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Tugadude

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About Tugadude

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    Leatherworker.net Regular

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  • Gender
    Male
  • Location
    St. Louis, MO
  • Interests
    Leathercraft, vintage bicycles and my family.

LW Info

  • Leatherwork Specialty
    Hobbyist
  • Interested in learning about
    To improve my skills and respect the craft
  • How did you find leatherworker.net?
    Surfing for examples of leatherwork

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  1. Can't imagine any better. This will make someone happy for years to come.
  2. I agree with the statement about comparing French style to diamond point irons. You are also correct that there has literally been an explosion of irons onto the market. Like any tool, there is no such thing as perfect, but there are enough irons on the market now that finding one "perfect" for an individual is more likely than ever before. The problem is the trial-and-error one must go through in order to find that style. There have been a number of threads here at the forum where folks were selling off sets of irons that they decided weren't up to their expectations. That is one reason I asked that a "sticky" thread be established as a resource for folks to hopefully narrow down their selection process. Some irons are nearly perfect for an individual and may require some extra polishing. That is no different from awl blades that are purchased and then sharpened and/or polished to a desired level by the purchaser. Certainly the more one pays, the less work is expected. A $90.00 individual iron should be ready to go out of the box. The bottom line is even novices can attain a high level of stitching with an adequate tool and some proper instruction. It isn't brain surgery, it is making some slits and inserting some thread. I stumbled and bumbled my way through trying to learn the saddle stitch before I found a video from Nigel Armitage that unlocked the secrets for me. It allowed me to make a functional and aesthetically-pleasing stitch that was repeatable. I will forever be in his debt. That is one reason why I recommend his videos highly.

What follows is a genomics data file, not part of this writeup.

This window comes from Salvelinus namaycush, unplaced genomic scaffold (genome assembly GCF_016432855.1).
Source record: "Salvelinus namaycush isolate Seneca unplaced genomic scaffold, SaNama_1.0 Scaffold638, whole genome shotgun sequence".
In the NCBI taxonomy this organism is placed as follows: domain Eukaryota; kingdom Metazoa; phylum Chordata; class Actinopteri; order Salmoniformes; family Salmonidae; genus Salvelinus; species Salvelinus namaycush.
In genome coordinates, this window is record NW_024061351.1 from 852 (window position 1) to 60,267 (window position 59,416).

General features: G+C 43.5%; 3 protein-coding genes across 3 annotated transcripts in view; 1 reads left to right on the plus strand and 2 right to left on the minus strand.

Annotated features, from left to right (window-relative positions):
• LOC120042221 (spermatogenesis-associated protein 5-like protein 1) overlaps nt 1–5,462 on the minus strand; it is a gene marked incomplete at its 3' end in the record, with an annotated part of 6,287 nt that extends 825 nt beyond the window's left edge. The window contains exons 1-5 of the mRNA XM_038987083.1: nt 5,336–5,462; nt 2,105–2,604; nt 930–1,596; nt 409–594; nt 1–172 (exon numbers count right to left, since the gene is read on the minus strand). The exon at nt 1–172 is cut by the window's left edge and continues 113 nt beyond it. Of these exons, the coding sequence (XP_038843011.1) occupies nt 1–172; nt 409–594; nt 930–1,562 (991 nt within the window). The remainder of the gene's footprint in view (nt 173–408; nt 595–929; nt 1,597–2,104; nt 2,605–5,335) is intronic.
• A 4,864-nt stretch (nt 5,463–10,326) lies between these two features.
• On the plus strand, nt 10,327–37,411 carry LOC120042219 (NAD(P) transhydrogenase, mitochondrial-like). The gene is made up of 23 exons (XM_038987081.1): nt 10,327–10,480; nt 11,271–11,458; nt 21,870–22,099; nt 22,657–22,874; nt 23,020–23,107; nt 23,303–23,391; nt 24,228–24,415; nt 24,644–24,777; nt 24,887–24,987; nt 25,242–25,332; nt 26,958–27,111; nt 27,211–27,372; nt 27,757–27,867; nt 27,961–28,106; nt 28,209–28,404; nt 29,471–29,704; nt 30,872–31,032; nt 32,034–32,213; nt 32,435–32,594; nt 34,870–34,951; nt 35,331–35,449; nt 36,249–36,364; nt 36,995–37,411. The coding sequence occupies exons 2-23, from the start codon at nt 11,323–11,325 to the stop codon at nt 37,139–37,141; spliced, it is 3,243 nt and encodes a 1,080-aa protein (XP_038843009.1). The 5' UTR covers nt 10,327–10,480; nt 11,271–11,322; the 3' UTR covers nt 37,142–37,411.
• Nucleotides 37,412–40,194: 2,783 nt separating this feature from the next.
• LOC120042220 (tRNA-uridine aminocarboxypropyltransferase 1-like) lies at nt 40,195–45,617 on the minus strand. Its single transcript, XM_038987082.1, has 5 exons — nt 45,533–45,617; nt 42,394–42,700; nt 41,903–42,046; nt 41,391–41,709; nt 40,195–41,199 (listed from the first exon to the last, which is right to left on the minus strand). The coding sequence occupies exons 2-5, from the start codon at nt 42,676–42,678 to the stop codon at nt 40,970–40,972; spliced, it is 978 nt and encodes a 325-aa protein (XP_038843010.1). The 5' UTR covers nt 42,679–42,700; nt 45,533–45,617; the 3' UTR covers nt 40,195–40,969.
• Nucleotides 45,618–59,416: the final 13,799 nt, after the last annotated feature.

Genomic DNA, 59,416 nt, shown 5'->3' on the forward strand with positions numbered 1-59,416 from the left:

3. It isn't often that the actual product looks better than the advertising photos, but I feel that is the case with the new irons SLC is stocking. I have no doubt that they aren't "new" in reality, but they are new to SLC. They are highly polished and they pull nicely from the leather. I tested them on two layers of 4 oz. and they came back out with little friction. I'm not suggesting that these compare in quality to Crimson Hides, Kevin Lee or KS Blade. What I am saying is that they are very nice and cost a fraction of the price. Time will tell if they hold up. I am beginning a larger project soon and that will test them. This is some scrap with some stitching lines for comparison. Also, notice the small (relatively) holes made by the SLC 3.0 irons.
  4. Nigel demonstrates the irons so the proof is in the pudding as they say. If they're rubbish, the work will reflect that.